County officials ask U.S. Marshals to inspect Ohio jail
U.S. Marshal Pete Elliott will form a team of investigators to probe issues at the Cuyahoga County Jail at the request of county officials after six jail inmates died in less than three months
By Courtney Astolfi & Adam Ferrise
Advance Ohio Media
CLEVELAND — U.S. Marshal Pete Elliott will form a team of investigators to probe issues at the Cuyahoga County Jail at the request of county officials after six jail inmates died in less than three months.
Cuyahoga County Executive Armond Budish said Tuesday in a meeting with cleveland.com that county officials asked U.S. Marshal Pete Elliott to conduct an "independent assessment" of the jail.
The marshal's assessment is separate from an FBI inquiry into possible civil rights violations at the jail. Elliott said the chief of the U.S. Marshals' Detention Standards and Compliance branch, based in Washington D.C., will head up the assessment. Elliott said the team will use marshals based in Cleveland, Toledo and Akron.
"We will do a full compliance inspection and facility review," Elliott said. "We'll compare that to other institutions across the country and we'll recommend corrective action, whatever that may be."
Elliott said that the marshals have a stake in the jail because it houses defendants in federal court cases.
Of the six inmates who have died in the jail, two hanged themselves, and two had drugs in their system. The Cuyahoga County Medical Examiner has yet to determine the cause of two other deaths, including one at the county-run Euclid jail.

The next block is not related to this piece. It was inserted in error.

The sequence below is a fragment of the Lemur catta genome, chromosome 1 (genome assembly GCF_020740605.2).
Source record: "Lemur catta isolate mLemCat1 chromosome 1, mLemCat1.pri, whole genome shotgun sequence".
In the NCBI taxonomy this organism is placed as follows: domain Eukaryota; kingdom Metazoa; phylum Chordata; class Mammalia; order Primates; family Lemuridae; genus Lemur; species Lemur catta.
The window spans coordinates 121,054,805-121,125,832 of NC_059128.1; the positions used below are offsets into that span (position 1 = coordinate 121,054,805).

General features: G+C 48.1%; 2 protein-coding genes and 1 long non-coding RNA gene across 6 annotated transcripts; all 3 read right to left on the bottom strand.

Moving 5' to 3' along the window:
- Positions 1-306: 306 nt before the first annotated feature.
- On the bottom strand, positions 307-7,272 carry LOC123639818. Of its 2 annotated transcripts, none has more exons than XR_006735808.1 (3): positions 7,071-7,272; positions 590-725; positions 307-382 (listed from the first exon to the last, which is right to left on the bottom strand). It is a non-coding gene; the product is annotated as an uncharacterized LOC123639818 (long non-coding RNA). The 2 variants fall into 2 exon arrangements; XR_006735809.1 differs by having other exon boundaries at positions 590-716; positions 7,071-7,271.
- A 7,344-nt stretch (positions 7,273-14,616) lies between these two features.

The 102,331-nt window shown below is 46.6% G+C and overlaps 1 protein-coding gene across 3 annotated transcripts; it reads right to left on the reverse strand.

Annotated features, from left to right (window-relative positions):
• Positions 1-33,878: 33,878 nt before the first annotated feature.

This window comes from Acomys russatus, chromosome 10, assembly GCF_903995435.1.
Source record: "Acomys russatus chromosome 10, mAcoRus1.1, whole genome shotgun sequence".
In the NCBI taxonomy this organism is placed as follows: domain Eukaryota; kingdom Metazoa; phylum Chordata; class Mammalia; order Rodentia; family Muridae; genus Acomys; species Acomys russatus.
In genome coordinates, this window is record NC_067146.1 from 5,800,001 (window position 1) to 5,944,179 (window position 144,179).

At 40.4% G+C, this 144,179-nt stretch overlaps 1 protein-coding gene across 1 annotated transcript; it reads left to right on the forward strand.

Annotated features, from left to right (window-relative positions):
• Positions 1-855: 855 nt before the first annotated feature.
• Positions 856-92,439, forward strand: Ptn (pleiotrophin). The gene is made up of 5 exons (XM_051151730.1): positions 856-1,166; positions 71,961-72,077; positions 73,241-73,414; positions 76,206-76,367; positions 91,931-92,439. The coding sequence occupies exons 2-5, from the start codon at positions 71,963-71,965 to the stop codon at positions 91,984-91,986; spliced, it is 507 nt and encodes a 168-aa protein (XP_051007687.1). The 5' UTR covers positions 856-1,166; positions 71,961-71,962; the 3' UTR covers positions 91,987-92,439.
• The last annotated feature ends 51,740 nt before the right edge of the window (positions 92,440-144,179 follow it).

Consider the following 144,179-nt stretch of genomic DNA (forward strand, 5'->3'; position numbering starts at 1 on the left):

County officials on Tuesday said that the most recent inmate who died, 44-year-old Allan Gomez, was found hanged.
The jail is regularly over capacity by hundreds of inmates and inmates are routinely locked down for hours a day.
Budish said the jail administration is also increasing programs that aim to help inmates with drug addictions and those with mental illnesses.
In addition to the marshals' assessment, Budish said the county is "aggressively" hiring more corrections officers and recruiting more nurses to combat understaffing in both areas.
Cuyahoga County Councilman Michael Gallagher, chair of the Public Safety Committee, supports Budish's decision to hire more staff and bring in outside investigators, but said council members will pursue their own review of the jail.
"These are issues that are not going to go away and are seemingly systemic. We have to immediately address them," Gallagher said.
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